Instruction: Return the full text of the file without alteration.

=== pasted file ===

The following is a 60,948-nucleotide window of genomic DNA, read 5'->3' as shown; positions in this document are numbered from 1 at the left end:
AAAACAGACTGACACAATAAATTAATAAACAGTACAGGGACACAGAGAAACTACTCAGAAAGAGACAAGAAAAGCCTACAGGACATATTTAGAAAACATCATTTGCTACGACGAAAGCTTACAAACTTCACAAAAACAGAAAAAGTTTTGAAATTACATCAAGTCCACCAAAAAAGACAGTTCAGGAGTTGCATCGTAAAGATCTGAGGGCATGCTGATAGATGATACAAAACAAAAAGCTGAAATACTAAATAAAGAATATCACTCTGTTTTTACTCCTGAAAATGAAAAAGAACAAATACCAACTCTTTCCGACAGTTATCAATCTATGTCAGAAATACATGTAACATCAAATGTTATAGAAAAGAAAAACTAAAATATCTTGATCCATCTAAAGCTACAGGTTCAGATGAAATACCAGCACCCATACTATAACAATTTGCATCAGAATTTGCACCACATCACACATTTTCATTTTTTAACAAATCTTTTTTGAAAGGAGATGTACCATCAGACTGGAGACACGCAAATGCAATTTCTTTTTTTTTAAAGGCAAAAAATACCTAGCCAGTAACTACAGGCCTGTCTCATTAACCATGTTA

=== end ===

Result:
The following is a 60,948-nucleotide window of genomic DNA, read 5'->3' as shown; positions in this document are numbered from 1 at the left end:
AAAACAGACTGACACAATAAATTAATAAACAGTACAGGGACACAGAGAAACTACTCAGAAAGAGACAAGAAAAGCCTACAGGACATATTTAGAAAACATCATTTGCTACGACGAAAGCTTACAAACTTCACAAAAACAGAAAAAGTTTTGAAATTACATCAAGTCCACCAAAAAAGACAGTTCAGGAGTTGCATCGTAAAGATCTGAGGGCATGCTGATAGATGATACAAAACAAAAAGCTGAAATACTAAATAAAGAATATCACTCTGTTTTTACTCCTGAAAATGAAAAAGAACAAATACCAACTCTTTCCGACAGTTATCAATCTATGTCAGAAATACATGTAACATCAAATGTTATAGAAAAGAAAAACTAAAATATCTTGATCCATCTAAAGCTACAGGTTCAGATGAAATACCAGCACCCATACTATAACAATTTGCATCAGAATTTGCACCACATCACACATTTTCATTTTTTAACAAATCTTTTTTGAAAGGAGATGTACCATCAGACTGGAGACACGCAAATGCAATTTCTTTTTTTTTAAAGGCAAAAAATACCTAGCCAGTAACTACAGGCCTGTCTCATTAACCATGTTA